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King Lear's Dementia

By netteo Dec 01, 2011 1443 Words
To See or Not To See
Blindness can be interpreted in many different ways. We can speak about blindness in the sense of physical blindness or emotionally blind, even so we can speak about being spiritually blind. In the end, it all comes to one thing, which is that blindness causes you to miss out or not see certain things depending on the subject. A blind man might say he has been blind all his life and has never seen the beauty of a rose but has only smelt the sweet fragrance of it, a devoted Christian might say that one is blind to the love of God who forgives all sins a human makes; a mother who blinded by love does not realize the negative activities her child has been involved in. In life, we sometime fail to see the bigger picture because there are too many things happening at the same time and we are trying to absorb everything in an instance. Like Lear in Shakespeare’s he was blinded by dementia which caused him to make irrational decisions, when Gloucester lost his sight, he managed to see the truth which was right before his eyes all these while. Blindness can be a gift of darkness, it allows you to settle down and focus only on your own thoughts. It helps heighten your senses and enables you to probe deeper than just the surface meaning. Dementia can be said as a form of blindness. It causes King Lear to be blind to the truth around him. He only focused on the nice things and the things he wanted to hear and whomever who dared go against it suffered the consequences of his wrath. Cordelia who refused to flatter him with beautiful lies was disowned by Lear and Kent whom dared speak against Lear advising him about his decision was banished from the country. Lear blinded by dementia gave his kingdom away to his two selfish daughters and asked for only the title as the King and the 150 followers as a show of power. Regan and Goneril not wanting to upset Lear quickly agreed with the decision. In Act3, Scene 4 as Lear begins to speak about his realization of his own faults. He says the “tempest in his mind” which refers to a storm in his mind keeps him from feeling the storm around him but the wrong decision of trusting Regan and Goneril. Lear finally realizes what the proletarians in his country faces. He thinks about all the poor people facing the storm, which is something he has never had to face before since he has been sheltered all his life in his castle with all his knights protecting him. He feels guilty now for not caring enough for his people when he was still a king. He questions their warmth and their ability to put up with a storm this rough considering the fact that some people don’t even have a roof above their heads, not enough fat in their body to keep themselves warm and having nothing but rags to cover themselves in. Gloucester on the other hand however has been physically blinded by Cornwall during the interrogation of Gloucester which has been cleverly manipulated by his own son Edmund. Like Lear, Gloucester has been the victim of his own flesh and blood. He trusted the wrong child with his live and ended up in misery. Gloucester believed that Edgar was out to harm him and Edmund. In his selfishness to protect his own life, he chose to believe Edmund’s false accusation without further investigating the truth. He, blinded by his own selfishness which cost him this vision. Gloucester states “Let the superfluous and lust-dieted man, that slaves your ordinance that will not see because he doth not feel” (4.1.69-71) brings us back to what Lear is feeling right now. Lear now facing insanity and Gloucester facing blindness both realizes that mistakes of their lives due to the harsh consequences of their own actions. Gloucester realizes that he is not the only one in pain but there are many other unfortunate souls, these all which he has failed to see when he had his eyes. He doesn’t see because he has never felt it before in his life. He has never had to worry where his next meal came from, or whether he had a roof over his head when he fell asleep, whether he was going to be drenched in the rain or be cold when the wind blows. Gloucester now meets Lear and Lear has lost his mind and babbling his head off about made up theories and how women are just sex machines. Gloucester is sad that he has lost his ability to see but Lear says to him “What, art mad? A man may see how this world goes with no eyes. Look with thine ears” (4.6.152-153) and tells him to see the world with his ears instead of his eyes. Lear points out the loophole in the justice system. It’s the authority that allows a man to speak louder than he normally would, allows him to act more aggressive towards another person. Lear makes a comparison “There thou mightst behold the great image of authority: a dog’s obeyed in office.” (4.6.159-161) that if you give a proletariat the authority, he would be obeyed by the upper class just because he has the power to do so. People are generally afraid of authority, once you lose your authority; you lose your power over everything. One of the reasons why his daughters, Regan and Goneril, dismissed his followers to lessen the power and authority Lear has over them. Lear also sees how “plate sin with gold, and the strong lance of justice hurtles breaks. Arm it in rags, a pigmy’s straw pierce it.” (4.6.167-169) where he means that the rich will be able to cover up their crime just cause they can do so but the poor will have to suffer for a small crime they committed just cause they do not have the money nor power to control the justice system. Here Shakespeare questions the justice system in the real world, just dropping the slightest hints of the corruption in the judiciary system. Lear tells Gloucester to pretend to see the world like a crooked politician. Lear could have meant that Gloucester should just pretend to see the truth in the lies that surrounds him and he will just as well get by in life. Lear has always thought of himself as someone wise and a good ruler of the kingdom because he chose to believe in flattery and praises his court indulges him with. Lear was blinded by lies that he fails to perceive the truth to it all. A person cannot be born wise but he can be made wise. After Lear experiences all the stormy incidents is when he really understands what his people have been going through outside his comfort of the castle. He learns the bitterness of the weather, he learns the fury of the storm and he learns to see the truth from the lie in his madness. Gloucester however has always been blinded to see Edmund as a son because of his shame. Maybe if he has loved both sons the same way, he wouldn’t have ended up blind in the end. Gloucester also experiences sorrow and agony that allowed him to see the world through his heart and experience the cruel jokes that God plays on his people. Irony seems to be a theme in most Shakespearian plays, the truth that lies in the babbling madness, the clarity that lies in the blindness, just the irony of it all is enough to intrigue us to want to probe deeper into finding the hidden meaning behind every word. King Lear offered us a much deeper perspective to life, telling us how everything doesn’t always seem like what they are. Sometimes in life, you have to see with your heart and not just with your eyes to be able to see the whole picture. The play teaches us that if we are not able to differentiate a truth from a lie, we will be headed into serious consequences due to our own actions. So all in all, if we were all mad and blind, would that make the world a better place to live in?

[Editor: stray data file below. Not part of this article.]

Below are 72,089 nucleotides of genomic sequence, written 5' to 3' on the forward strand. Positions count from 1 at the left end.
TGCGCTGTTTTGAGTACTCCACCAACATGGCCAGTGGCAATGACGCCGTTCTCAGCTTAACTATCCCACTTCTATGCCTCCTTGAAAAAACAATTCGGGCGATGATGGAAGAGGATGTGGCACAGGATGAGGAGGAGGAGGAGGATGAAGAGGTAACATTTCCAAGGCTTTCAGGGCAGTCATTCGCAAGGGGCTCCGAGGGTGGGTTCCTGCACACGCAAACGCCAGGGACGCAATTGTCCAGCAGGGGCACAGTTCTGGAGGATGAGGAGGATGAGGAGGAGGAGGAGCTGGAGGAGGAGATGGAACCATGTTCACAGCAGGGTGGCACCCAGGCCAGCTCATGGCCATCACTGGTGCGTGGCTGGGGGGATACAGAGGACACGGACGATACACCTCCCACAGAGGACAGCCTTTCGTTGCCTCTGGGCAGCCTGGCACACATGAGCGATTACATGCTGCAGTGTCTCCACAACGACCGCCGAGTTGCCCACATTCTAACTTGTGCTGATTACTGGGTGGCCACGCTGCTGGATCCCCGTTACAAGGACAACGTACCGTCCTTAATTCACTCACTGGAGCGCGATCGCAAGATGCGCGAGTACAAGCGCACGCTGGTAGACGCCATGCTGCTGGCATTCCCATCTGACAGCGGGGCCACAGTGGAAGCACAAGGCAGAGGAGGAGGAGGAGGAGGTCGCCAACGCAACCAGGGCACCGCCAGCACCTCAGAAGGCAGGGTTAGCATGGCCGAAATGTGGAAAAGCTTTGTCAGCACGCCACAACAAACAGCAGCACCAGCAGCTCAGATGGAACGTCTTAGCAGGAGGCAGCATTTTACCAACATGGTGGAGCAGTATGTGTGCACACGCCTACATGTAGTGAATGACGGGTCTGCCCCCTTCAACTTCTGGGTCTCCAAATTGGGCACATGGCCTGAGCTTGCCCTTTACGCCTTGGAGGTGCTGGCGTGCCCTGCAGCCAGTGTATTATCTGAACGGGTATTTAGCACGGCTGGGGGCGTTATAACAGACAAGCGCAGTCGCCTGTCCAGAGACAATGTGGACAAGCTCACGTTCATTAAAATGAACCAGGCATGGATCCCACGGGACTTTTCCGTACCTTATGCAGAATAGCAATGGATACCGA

Works Cited
Shakespeare, William, and Russell A. Fraser. The Tragedy of King Lear. New York: New American Library, 1986. Print.